Large Family Living on One Income

(Originally posted in 2014)

Being the stay-at-home mother of eleven children, I always face the inevitable question- How can you afford to live on one income? It’s not something I actively think about often because it’s been a way of life for such a long time now. Lately, though, I’ve been getting many inquiries about not only raising children on a tight budget but homeschooling them, too. Since I am a staunch homeschool advocate, I really want to encourage women that it can be done! Today, I’m writing the first of a two-part series about living and homeschooling with limited funds. My hope is to help some of you who want so badly to homeschool but aren’t sure whether or not you can afford it.

Image courtesy of Stuart Miles /
Image courtesy of Stuart Miles /

Part 1- Living Frugally

The most obvious place to start would be how to live within your means. I think the most important thing to remember in all of this is that it can be hard. You may not be able to get your hair and nails done or wear the latest fashion, but you need to put it into perspective. What are your priorities? Sort them out first. Make sure they are in line with being willing to sacrifice. Believe me, you will sacrifice, but it will be so worth it. Of course all families have different budgets, so this is just a glimpse on how my family manages.

We are a one-vehicle family, and it’s twelve years old. I know some of you are probably gasping in horror, but this situation is doable, especially if you look at the benefits like:

– No car payments
– Lower insurance rates
– Less gas consumption

We rent our house, instead of owning it. This may seem counter-intuitive at first because mortgages are usually less than rent rates, but think about it. If the roof needs to be repaired the basement floods, the furnace breaks down- it’s not our responsibility. We also don’t have a huge bank loan to pay off in this shaky economy.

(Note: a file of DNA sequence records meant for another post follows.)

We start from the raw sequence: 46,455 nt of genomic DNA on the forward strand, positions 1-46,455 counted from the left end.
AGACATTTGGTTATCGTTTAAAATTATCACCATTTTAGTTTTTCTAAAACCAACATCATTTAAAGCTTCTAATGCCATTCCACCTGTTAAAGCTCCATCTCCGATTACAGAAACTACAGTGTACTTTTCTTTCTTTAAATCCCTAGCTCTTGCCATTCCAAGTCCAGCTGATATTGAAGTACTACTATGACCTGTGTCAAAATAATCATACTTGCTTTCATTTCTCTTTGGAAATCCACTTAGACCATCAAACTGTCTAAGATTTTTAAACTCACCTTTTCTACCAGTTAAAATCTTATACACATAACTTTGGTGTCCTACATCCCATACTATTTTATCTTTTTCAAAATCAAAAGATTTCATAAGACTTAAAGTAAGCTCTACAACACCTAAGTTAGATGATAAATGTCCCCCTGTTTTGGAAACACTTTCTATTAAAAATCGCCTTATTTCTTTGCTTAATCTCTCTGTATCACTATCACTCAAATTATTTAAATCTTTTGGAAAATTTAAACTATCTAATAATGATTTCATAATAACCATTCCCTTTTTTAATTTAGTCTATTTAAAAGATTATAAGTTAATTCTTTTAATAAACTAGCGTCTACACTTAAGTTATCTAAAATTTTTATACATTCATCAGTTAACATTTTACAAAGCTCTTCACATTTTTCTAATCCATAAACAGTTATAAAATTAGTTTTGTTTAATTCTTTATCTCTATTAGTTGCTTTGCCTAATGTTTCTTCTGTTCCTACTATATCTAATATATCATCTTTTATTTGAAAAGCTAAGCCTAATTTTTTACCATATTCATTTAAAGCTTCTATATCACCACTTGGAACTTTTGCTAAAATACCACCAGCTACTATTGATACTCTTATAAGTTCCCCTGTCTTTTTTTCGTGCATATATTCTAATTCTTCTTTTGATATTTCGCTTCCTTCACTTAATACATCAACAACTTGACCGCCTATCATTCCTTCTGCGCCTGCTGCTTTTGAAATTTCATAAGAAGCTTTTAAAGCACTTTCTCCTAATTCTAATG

We rarely go on vacations. I mean RARELY. The last one was almost two years ago when we drove 1,000 miles to Fort Leonard Wood, MO to see our oldest graduate from boot camp and AIT training. Before that was tent camping on the beach in Wildwood, NJ…eight years ago. And that one ended in disaster, as a tropical storm decided to show up and wash pretty much everything we had there out to sea. My husband and son were literally holding the tent we were in, so that it wouldn’t blow away, but that’s a story for another day.

We do a lot of shopping at Aldi. Have you seen their prices? We don’t go there every week because there are some things they don’t have that we like, but we do shop there twice a month.

We only go clothes shopping once a year, usually at Walmart or Target because they seem to have the lowest prices on clothing. The rest of the year we do get a lot of hand-me-downs from friends and our church has a clothing closet. In this case, my children are really a blessing because they are so thankful for the clothing we get from others and never complain about it, and when we do take them clothes shopping, it’s like Christmas to them.